Or maybe, just maybe, God wants you to get out there and do the work. Maybe he has sent you what you need, but you're ignoring it because you'd rather make a spectacle. That way it looks like you're doing something. But in reality, your child is dying.

Saturday, February 2, 2008

It must be the ZIP Code

I've gotten two robocalls for Republicans in the last three days. Don't know why they're calling me, except that I live in a ZIP Code that includes a lot of rich people.

The McCain call was actually pretty benign. It was recorded by an Alabama person (I didn't take notes unfortunately). He talked about how McCain was the best person to lead us in the war against radical Islamic terrorism, and he invoked the sacred name of Reagan.

UPDATE: Just got another McCain robocall, this one from McCain himself. He's ready to lead the nation as a Reagan Republican. Lower taxes and return "our party" to the small government principles it was founded on. Secure our borders, appoint conservative justices like Alito. Protect the sanctity of life, which his 24-year record supports. Best qualified to fight our relentless enemy of radical Islamic terrorism. We can and will win this war.

(Good thing he's not promoting the sanctity of marriage, considering his record in that regard. And it seems like saying he wants to return to small government roots is a bit of a dig on the current Republican party, no?)

The scary one came today from Mike Huckabee, who recorded the message. Sounding oh so sincere, he talked about how he was the one to further conservative principles and be a leader for "conservatives like us." His main focus - and this is what scares me - was how he would immediately get to work on a federal "life" amendment and a federal "marriage" amendment. No details of what those actually entail; I assume his target audience responds like Pavlov's dogs to the words and doesn't need an explanation.

He also talked about how he "cut taxes 94 times" when he was governor and that he would be the person to promote "the values of Alabama."

Not a word from Huckabee about the economy or Iraq, which as we know are the main issues people care about. At least McCain, misguided as he might be, acknowledged the issue.

Most of us, regardless of our political bent, are a lot more concerned about whether they'll have a job and be able to pay the mortgage, or whether their family member or friend is going to come back from Iraq in a flag-draped coffin. They really don't care about the homosexuals and they barely care about abortion. They might parrot the lines that the preacher gives them on Sunday, but in day to day life they are a) more tolerant and b) more realistic than Huckabee seems to give them credit for.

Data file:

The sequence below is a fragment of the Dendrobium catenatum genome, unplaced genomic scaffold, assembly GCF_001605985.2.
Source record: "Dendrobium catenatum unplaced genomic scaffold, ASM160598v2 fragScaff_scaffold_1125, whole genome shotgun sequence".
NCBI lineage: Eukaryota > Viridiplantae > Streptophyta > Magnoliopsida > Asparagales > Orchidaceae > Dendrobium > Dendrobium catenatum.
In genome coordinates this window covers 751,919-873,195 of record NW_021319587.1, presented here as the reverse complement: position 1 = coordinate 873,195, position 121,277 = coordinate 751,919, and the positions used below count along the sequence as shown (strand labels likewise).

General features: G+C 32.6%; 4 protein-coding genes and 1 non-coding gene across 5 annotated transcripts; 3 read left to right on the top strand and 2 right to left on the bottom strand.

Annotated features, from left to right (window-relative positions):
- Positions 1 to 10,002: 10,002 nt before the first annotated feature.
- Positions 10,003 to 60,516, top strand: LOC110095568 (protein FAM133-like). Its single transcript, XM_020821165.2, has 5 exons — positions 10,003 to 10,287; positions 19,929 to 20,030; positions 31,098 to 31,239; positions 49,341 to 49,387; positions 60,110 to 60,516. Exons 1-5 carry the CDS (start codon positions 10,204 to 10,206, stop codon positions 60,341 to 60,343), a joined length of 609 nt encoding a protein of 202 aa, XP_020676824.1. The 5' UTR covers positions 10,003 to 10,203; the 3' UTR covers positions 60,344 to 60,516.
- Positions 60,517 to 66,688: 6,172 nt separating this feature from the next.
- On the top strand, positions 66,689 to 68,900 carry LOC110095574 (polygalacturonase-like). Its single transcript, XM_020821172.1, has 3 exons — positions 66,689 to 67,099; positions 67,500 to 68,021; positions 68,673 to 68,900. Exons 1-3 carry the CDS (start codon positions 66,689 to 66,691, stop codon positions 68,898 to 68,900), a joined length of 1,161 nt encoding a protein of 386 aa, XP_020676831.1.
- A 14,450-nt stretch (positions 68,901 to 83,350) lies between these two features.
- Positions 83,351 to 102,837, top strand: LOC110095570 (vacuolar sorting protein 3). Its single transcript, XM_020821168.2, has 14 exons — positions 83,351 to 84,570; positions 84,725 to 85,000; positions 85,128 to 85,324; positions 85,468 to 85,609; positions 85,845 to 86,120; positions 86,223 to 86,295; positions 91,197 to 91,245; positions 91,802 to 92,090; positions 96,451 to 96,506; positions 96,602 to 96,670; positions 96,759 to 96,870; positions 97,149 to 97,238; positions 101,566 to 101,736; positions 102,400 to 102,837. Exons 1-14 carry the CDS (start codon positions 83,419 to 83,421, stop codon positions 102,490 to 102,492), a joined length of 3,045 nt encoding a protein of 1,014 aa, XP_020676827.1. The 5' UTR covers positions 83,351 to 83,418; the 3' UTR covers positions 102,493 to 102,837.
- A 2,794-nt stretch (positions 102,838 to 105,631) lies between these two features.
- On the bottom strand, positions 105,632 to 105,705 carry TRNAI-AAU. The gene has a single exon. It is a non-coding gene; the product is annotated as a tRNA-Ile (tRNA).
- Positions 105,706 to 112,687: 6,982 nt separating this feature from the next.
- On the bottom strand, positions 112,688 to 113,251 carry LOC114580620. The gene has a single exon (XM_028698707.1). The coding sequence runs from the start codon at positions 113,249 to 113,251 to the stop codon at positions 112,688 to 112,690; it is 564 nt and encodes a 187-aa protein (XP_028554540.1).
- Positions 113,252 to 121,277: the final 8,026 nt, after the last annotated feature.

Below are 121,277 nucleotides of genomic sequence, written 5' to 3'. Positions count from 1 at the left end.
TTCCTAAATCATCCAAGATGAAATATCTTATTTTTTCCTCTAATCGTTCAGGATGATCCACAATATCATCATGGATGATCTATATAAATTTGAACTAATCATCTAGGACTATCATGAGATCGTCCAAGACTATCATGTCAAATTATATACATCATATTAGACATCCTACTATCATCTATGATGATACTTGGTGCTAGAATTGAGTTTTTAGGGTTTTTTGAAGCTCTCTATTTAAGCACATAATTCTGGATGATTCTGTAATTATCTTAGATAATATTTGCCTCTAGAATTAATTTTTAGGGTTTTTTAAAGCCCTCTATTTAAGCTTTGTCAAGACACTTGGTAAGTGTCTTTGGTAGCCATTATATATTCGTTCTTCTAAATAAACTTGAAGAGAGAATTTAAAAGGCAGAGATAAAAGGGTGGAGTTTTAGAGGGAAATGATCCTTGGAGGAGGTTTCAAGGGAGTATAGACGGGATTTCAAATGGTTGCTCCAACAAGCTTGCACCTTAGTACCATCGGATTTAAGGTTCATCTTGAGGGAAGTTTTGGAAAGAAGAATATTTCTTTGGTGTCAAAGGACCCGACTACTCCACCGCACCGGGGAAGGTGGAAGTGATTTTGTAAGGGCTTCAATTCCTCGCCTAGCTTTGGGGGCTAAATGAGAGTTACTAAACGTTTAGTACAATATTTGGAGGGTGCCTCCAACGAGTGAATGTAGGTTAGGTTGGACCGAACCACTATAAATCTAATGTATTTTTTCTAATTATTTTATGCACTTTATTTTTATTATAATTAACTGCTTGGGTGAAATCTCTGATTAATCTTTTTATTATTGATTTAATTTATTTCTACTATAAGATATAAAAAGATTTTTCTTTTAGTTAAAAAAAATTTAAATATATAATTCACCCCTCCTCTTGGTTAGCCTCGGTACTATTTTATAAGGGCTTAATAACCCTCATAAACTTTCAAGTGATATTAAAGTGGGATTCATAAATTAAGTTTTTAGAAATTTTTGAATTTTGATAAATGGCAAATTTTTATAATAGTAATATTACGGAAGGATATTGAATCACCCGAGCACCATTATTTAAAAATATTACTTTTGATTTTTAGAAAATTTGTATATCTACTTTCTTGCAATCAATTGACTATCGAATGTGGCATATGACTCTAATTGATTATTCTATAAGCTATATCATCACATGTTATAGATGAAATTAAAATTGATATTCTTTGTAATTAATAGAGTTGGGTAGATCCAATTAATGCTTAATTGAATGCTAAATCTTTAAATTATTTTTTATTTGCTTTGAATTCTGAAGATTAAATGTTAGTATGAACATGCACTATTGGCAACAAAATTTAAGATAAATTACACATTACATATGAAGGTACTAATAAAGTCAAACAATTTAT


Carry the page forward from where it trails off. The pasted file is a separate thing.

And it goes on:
If you must vote on the Republican ballot, please for the sake of our nation, vote for anyone but Huck. That kind of narrow minded dogmatic thinking doesn't deserve the respect of your vote.

Tuesday, January 22, 2008

Beyond the Pro-Choice Cliche

The Birmingham News ran its annual "Roe v. Wade is bad and women are stupid" editorial today. I've gotten to the point that I don't even get mad at them any more, because it's the same old stuff. Abortion kills babies. Women are idiots. Just Trust Us.

Well, I have decided that I am beyond pro-choice. I am pro-abortion. Perhaps a stupid thing to say on the Internets, but damn it I'm tired. I was annoyed when NARAL changed their name from National Abortion Rights Action League to a meaningless acronym. I think "pro-choice" is a weak and meaningless word and "right to choose" is a meaningless phrase. We gave power to the forced-birth advocates (I will not call them pro-life because they're not) when we stopped claiming abortion, and now we're letting them set the terms of the debate.

There shouldn't even be a debate. Abortion is a medical procedure. Any woman who gets pregnant should have access to an abortion if she wants one, and I don't care why. It's none of my business. It's not the government's business, and it's not some sidewalk preacher's business either.

And, you anti-abortion folks who might actually read this, remember - if you think abortion should be illegal "except" - except for rape victims for example - they YOU are pro-abortion. You just think the government should be making a decision instead of the individual.

This is the letter to the editor that I sent in to the Birmingham News. We'll see if they print it.

I gladly celebrate the anniversary of the Roe v. Wade decision. That Supreme Court decision recognized that every citizen has a right to make personal medical decisions without the interference of the government.

Roe v. Wade means that no politician can force me to bear a child against my will. Without the right to abortion, the state can decide for me whether I should have a child.

Once the government is the one making the decision, then you have had your rights taken away. If today the government can force you to have children by prohibiting abortion, then tomorrow it can force you to not have children by requiring abortion, e.g. China.

If you want to speak out against abortion or even demonstrate across the street from a clinic, I completely support your right to do so. It's a free country. And I want it to stay that way.